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Horse Health | Dark Horse Rescuers Give Neglected Animals New Homes

Posted By: JR

Watching LoveJoy chowing down on special hay in his fenced “isolation ward” in the west Hernando suburbs, Christy Gross thinks the spotted saddle pony knows how lucky he is to be alive.

“He comes up to us now. At first, we couldn’t touch him,” she said of the “senior” horse, about 20 years old, who is being treated for the ravages of neglect.

LoveJoy is not the horse’s original name. At Dark Horse Rescue, names are changed to protect innocent horses and avoid human embarrassment because equines taken in for rehab and adoption might be known in the close-knit horse-owning community, said Gross, president of the nonprofit. And because horses, like people in recovery, deserve a fresh start, too.

On this day at Dark Horse, several volunteers were busy putting a new coat of white — courtesy of Porter Paints — inside the barn, while others were hauling hay and water across six fenced acres. Dark Horse has access to a hundred acres, but more fencing awaits materials and funds.

The spruce-up heralds Saturday’s Open House to raise awareness and funds. Families are invited from 10 a.m. to 2 p.m. for crafts, food, fun and “meeting the horses,” said Gross. Calendars and T-shirts will be on sale. Dark Horse is on West Oak Grove Road and signs will direct the public to the event.

There are 12 horses ready for adoption: “We try to find a good ‘fit,’ with the horse and its particular needs matching the skill level of the owner.”

A Franklin, Tenn., native who lives in Hernando now, Gross, 35, founded Dark Horse Rescue in 2009. Since then, 41 horses have been sheltered.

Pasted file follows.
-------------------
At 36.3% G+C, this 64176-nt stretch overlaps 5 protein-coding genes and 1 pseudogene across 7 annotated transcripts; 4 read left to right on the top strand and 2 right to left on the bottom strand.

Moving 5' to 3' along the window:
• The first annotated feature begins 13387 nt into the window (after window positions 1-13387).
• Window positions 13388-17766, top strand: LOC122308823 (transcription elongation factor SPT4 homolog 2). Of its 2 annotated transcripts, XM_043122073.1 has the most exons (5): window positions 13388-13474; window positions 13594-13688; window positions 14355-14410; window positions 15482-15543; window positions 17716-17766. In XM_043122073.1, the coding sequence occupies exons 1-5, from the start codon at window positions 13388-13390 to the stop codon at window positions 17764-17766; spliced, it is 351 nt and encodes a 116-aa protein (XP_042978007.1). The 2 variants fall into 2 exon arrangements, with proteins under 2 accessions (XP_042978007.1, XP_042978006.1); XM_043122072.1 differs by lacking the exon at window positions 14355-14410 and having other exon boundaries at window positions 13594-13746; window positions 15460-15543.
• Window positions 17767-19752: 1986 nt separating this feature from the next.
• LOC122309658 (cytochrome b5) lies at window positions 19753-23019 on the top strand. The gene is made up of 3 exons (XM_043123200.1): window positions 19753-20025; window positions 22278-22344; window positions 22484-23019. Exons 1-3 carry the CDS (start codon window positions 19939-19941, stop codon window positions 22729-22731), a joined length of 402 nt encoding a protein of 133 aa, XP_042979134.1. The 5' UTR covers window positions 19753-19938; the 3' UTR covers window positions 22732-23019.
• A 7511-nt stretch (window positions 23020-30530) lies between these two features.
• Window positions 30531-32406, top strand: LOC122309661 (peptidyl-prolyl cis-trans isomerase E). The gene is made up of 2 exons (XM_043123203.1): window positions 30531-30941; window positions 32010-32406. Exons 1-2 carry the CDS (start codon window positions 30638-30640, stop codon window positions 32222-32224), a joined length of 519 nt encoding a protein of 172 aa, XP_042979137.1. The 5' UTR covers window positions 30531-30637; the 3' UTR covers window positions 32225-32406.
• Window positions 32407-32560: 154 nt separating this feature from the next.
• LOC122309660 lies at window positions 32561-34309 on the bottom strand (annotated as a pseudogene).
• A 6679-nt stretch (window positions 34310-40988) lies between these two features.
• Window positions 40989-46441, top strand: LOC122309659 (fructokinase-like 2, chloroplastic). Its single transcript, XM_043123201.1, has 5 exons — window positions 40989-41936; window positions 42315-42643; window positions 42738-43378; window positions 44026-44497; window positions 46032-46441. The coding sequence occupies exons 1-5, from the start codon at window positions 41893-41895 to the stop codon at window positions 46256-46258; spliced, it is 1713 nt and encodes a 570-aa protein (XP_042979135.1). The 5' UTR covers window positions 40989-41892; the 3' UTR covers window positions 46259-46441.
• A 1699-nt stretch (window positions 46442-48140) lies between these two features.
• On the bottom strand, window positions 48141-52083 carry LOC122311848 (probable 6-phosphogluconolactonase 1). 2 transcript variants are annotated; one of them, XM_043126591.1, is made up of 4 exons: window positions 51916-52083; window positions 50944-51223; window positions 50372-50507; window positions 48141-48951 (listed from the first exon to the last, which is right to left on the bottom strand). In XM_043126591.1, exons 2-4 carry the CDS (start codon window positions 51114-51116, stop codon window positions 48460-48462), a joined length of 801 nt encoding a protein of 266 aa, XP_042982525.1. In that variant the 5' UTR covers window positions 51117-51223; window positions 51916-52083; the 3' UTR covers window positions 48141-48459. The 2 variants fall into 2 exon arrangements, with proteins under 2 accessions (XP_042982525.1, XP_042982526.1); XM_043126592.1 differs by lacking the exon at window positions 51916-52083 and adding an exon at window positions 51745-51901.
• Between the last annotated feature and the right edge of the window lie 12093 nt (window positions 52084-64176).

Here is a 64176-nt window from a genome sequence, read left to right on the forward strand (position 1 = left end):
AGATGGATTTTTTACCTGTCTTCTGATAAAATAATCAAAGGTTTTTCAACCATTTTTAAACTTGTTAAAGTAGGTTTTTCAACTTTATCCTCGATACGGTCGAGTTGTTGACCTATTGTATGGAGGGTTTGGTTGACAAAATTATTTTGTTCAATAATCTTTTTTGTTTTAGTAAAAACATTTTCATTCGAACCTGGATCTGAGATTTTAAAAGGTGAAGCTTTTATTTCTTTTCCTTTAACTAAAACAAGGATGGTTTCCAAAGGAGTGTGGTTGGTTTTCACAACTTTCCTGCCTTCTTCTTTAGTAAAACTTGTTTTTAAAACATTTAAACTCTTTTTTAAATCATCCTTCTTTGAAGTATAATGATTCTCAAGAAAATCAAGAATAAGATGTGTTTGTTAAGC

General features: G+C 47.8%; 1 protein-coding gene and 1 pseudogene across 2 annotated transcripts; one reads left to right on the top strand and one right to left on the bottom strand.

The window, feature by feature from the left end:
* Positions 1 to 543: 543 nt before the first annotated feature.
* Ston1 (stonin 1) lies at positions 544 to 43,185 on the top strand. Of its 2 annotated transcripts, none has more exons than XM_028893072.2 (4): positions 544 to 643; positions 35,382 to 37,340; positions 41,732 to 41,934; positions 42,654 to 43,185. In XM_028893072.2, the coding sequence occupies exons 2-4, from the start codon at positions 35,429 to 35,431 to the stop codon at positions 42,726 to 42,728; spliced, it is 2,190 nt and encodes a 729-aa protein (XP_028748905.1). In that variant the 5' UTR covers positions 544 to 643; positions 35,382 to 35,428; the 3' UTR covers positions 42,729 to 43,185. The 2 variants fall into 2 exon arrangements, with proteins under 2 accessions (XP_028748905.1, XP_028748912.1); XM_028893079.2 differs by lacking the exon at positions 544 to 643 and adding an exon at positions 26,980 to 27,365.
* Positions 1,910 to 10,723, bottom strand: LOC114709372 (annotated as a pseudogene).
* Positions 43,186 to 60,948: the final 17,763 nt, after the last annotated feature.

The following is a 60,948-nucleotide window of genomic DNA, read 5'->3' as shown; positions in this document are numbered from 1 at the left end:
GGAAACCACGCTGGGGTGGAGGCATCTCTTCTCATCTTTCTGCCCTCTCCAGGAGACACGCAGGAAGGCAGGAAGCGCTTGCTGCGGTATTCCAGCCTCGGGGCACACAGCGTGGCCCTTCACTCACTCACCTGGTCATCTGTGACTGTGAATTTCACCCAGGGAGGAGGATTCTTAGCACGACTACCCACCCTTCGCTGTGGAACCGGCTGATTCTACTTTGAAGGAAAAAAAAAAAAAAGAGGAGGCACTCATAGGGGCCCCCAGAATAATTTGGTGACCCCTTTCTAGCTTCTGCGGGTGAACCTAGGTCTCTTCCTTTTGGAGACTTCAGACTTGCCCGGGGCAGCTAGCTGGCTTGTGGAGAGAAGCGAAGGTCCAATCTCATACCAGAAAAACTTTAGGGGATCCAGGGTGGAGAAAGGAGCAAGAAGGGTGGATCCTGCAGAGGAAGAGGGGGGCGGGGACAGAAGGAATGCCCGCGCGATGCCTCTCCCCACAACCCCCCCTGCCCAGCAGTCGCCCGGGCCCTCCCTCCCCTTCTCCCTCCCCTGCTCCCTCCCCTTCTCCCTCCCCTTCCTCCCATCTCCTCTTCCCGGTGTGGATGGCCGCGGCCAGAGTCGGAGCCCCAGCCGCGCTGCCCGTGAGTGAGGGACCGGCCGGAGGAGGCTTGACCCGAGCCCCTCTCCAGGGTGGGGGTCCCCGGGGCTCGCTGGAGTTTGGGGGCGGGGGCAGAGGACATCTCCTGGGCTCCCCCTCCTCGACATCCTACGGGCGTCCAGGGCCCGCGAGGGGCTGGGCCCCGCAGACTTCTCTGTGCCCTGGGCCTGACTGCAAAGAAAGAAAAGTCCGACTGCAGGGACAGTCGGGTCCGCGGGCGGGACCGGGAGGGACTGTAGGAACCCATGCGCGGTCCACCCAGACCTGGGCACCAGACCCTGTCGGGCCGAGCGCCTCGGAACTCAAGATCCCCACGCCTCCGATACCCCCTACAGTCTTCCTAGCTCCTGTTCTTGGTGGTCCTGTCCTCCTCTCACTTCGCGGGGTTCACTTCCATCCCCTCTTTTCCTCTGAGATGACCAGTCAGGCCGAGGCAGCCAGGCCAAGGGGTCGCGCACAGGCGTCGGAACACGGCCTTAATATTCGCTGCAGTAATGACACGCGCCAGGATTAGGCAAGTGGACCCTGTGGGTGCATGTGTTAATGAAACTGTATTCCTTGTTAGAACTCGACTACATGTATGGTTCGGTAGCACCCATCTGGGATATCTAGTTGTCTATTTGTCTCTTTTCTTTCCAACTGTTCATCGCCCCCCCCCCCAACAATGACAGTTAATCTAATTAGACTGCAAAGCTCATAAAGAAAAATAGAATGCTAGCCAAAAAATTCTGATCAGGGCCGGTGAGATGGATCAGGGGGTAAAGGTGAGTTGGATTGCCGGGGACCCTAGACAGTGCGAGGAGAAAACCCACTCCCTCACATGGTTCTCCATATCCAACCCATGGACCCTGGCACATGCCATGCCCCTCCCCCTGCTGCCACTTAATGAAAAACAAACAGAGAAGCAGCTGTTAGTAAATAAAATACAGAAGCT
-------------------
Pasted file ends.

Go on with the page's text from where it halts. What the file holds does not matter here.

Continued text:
“I used to volunteer for animal rescue in Fayette County (Tenn.), and there was a big horse neglect case there. I knew I wanted to stick with horse rescues but I couldn’t find anyone doing it,” she said.

Dark Horse and 501(c)3 status as a nonprofit followed.

Gross’ group works with the DeSoto Sheriff’s Department and other agencies, and she educates potential owners on horse health, expenses and space needs.

Gross made two court appearances in Tate County, winning both times, to obtain orders taking mares Gypsy and Rain from a neglectful owner; LoveJoy is one of 11 horses whose owner might lose the rest by court order if he fails to care for them.

Sierra, with beautiful blue eyes, is an adoption-ready Appaloosa that was turned over to Dark Horse by the Memphis Animal Shelter.

“Since this summer, we’ve taken five from MAS and placed two,” Gross said.

All horses undergo a 30-day evaluation in isolation after they arrive. Ailing horses such as LoveJoy may require longer periods.

She’d like to see laws amended so horses aren’t categorized as “livestock,” with a lesser standard of care.

“Horses have become companion animals — pets — and they should be seen legally as such.”

Eyeing her horses, from calendar “pinup” Gypsy to on-the-mend LoveJoy, Gross said: “With good matches, these horses turn out to be gorgeous.”

— Henry Bailey: (901) 333-2012


Dark Horse Rescue’s volunteer base has grown to some 50 to 60, and on any given week about 12 will come in for chores. The Hernando-based nonprofit is the only such rescue effort in northwestern Mississippi and West Tennessee.

Stroking a brush on the barn instead of grooming her own steeds at home, volunteer Rebekah Pearson of Millington, Tenn., quipped: “I just wanted something to do, to refine my painting skills.”

Lindsey Champagne of Rossville, Tenn., helping out with her mother-in-law, Susan Champagne, said: “I’ve always had a love of horses. My mother-in-law told me about Dark Horse, and I got involved.” The technician at the Forest Hill Animal Hospital in Germantown says “my life revolves around animals.”

Other helpers include Dr. Jennifer Dunlap, a Somerville, Tenn., veterinarian “who’s always ready to come to DeSoto,” said Christy Gross, president of the nonprofit group.

For more information on Dark Horse or to volunteer or donate buckets, fencing, hay or other items, call (662) 469-9139 or go online at darkhorserescue.org.

Other horse rescuers in the area include:

Have a Heart Rescue in Greenwood, Miss., at (662) 871-5882 and haveaheartrescue.com

Coyote Hills Equine Rescue in Chunky, Miss., at (601) 490-0655.

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